Carbon-Focused Conservation might fail to Save Several Species of Tropical Forests

Carbon-Focused Conservation might fail to Save Several Species of Tropical Forests

In order to save biodiversity in tropical forests, we will need to devise a compromising approach where carbon and species of these forests are protected together.

Human activity has brought drastic changes to the climate of our planet. A lot of species have been wiped away from the surface of the Earth and things are going from bad to worse with every passing day. Experts from different parts of the world are trying their best to curb these changes. Tropical forests are full of numerous amazing species so appropriate measures are vital for preserving those creations of the nature. Currently, the technique that is being used revolves around the conservation of carbon in these forests. However, a recent research by an international team of scientists revealed that this method is least likely to produce the desirable results.

Researchers from The Brazilian Agricultural Research Corporation (EMBRAPA) and the Environment Center of the Lancaster University led this research. According to the study published in the journal, Nature Climate Change, investments designed to prevent massive carbon losses from the tropical forests of the world are least effective for maintaining biodiversity in the most ecologically fruitful forests. It was found that up to 77% of the conserved species were not protected through programs that focused solely on the preservation of carbon content. Dr. Gareth Lennox, a Senior Research Associate at the Lancaster University and a Co-author of the study, said,

Securing tropical forest carbon should remain a central conservation objective. Not only will this slow climate change but it also has the potential to safeguard the unique and irreplaceable wildlife that inhabits these ecosystems. However, to ensure that those species survive, biodiversity needs to be treated as a priority — alongside carbon — of conservation efforts.”

The team spent 18 months in exploring 234 tropical forests of the Brazilian Amazon and measured the relationship between carbon content and biodiversity. They analyzed species richness of different plants, birds, and dung beetles. They covered all types of forests ranging from the ones that are minimally disturbed to those which are recovering from complete destruction. The researchers observed that the assumption that more carbon means more life was true in case of severely damaged forests but things change dramatically in the parts where human involvement is less. Dr. Joice Ferreira, one of the Co-authors from EMBRAPA mentioned the significance of their work by saying,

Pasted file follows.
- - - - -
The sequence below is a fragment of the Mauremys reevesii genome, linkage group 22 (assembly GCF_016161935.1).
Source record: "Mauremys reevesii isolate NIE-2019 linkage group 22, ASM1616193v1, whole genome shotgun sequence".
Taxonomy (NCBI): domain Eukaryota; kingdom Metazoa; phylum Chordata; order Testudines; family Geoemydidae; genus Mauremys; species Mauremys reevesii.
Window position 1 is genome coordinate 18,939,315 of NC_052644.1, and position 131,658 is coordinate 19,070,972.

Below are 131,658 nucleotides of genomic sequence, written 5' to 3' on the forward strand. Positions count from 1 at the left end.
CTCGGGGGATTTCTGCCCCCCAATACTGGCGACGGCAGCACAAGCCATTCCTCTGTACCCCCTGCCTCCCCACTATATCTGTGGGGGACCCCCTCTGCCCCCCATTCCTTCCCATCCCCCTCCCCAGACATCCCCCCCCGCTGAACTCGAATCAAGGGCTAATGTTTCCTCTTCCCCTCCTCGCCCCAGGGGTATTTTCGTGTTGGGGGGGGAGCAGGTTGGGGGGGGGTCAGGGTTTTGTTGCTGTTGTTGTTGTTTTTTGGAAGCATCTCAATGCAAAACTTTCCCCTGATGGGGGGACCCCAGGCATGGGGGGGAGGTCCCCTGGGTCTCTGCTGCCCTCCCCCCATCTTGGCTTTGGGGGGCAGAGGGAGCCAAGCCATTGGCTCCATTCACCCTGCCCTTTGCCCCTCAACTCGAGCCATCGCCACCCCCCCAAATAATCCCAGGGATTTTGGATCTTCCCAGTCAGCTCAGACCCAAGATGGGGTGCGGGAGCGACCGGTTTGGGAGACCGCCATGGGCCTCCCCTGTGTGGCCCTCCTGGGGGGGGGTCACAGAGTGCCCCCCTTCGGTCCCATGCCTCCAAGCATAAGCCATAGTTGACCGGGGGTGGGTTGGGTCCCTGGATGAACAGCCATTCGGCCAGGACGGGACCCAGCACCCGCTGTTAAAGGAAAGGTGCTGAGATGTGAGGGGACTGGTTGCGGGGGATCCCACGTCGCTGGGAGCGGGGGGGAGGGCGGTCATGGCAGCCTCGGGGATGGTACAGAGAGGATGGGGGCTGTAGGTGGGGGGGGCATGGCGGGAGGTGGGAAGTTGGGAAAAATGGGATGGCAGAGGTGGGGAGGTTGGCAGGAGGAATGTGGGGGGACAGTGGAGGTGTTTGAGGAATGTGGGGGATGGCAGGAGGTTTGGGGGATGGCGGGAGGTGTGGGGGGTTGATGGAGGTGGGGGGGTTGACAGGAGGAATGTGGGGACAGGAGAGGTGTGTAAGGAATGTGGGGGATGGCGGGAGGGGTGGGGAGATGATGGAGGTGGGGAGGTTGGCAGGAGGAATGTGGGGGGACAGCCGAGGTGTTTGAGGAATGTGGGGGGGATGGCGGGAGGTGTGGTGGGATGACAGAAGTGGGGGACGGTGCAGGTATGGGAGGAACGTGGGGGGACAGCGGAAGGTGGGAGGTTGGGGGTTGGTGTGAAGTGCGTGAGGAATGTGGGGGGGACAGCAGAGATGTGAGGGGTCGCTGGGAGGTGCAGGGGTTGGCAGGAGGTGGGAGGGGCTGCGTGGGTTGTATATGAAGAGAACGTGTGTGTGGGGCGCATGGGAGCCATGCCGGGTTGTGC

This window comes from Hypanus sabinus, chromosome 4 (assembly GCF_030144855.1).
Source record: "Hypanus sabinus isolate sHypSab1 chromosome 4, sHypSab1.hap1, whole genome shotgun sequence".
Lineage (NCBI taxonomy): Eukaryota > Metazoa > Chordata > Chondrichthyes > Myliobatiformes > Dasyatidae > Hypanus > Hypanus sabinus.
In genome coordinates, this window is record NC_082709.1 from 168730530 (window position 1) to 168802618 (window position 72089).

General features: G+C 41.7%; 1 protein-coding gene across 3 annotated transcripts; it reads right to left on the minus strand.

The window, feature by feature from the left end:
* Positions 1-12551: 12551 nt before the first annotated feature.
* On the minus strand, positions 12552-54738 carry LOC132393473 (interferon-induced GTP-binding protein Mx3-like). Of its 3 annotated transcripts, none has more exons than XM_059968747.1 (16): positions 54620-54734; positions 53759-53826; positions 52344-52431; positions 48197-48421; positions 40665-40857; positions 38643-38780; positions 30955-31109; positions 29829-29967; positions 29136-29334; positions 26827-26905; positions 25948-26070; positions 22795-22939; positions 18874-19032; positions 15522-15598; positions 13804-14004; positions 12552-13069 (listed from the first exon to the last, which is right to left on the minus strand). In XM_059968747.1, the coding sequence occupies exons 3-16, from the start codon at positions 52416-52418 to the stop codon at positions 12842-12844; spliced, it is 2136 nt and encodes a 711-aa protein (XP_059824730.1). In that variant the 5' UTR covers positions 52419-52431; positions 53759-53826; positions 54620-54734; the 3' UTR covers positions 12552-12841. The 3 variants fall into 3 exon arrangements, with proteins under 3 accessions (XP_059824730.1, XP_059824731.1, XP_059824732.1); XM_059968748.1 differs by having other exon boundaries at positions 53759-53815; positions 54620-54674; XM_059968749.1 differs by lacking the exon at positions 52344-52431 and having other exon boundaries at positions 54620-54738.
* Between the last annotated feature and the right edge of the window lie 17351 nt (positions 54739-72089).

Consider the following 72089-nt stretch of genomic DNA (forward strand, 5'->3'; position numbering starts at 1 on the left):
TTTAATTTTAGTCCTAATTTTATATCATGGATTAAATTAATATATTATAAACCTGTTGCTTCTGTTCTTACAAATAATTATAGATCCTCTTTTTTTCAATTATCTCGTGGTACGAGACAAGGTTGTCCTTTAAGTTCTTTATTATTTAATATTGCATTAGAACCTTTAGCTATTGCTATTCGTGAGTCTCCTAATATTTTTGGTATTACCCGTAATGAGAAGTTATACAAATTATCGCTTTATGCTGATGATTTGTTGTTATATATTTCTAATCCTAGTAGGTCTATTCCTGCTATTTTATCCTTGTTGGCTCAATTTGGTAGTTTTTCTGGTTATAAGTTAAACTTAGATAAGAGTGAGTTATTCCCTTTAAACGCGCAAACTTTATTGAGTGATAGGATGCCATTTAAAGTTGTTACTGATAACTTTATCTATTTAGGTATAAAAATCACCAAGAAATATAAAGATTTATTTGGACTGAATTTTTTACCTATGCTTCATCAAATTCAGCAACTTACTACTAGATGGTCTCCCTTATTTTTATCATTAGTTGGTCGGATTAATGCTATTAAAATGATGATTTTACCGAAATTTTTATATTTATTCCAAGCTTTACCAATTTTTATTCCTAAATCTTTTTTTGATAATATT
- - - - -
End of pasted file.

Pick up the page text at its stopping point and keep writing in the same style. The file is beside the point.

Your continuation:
The changing relationship between carbon and biodiversity across forests that have suffered different kinds of human disturbances explain our findings. As cleared and highly disturbed sites recover from the effects of agricultural use and severe wildfires, biodiversity also recovers. However, this linkage between carbon and biodiversity breaks down mid-recovery. The result: Forests with the greatest carbon content do not necessarily house the most species, meaning carbon-focused conservation can miss large swathes of tropical forest biodiversity.

Despite these alarming facts, there is still a glimmer of hope and Dr. Toby Gardner, a Senior Research Fellow at the Stockholm Environment Institute, talked about that in the study. He proposed that we will need to accept that there are conflicts between carbon and biodiversity so that we could reduce them through a much better planning. He tried to explain that by giving examples of their practical work and said,

“By considering carbon and biodiversity together, we found, for example, that the number of large tree species that can be protected can be increased by up to 15% relative to a carbon-only approach for just a 1% reduction in carbon coverage.”

Tropical forests are extremely important to the world as it offers habitat to more than two-thirds of the Earth’s land species and holds more than a third of the world’s land carbon, simultaneously. It is enough to prove that we need to devise an approach where a compromise between both of these entities is needed because we can’t afford to sacrifice any one of them for the other. Jos Barlow, a Professor at the Lancaster University and a Co-author of the study, elaborated that in the following words:

Biodiversity and climate change are inextricably linked in tropical forests. A warming climate and changing rainfall patterns will lead to the extinction of many tropical species, while it is within tropical biodiversity itself that forest carbon resides. Species-poor forests will eventually become carbon-poor. Therefore, tackling the climate crisis requires that both tropical forest carbon and tropical forest species are protected together.

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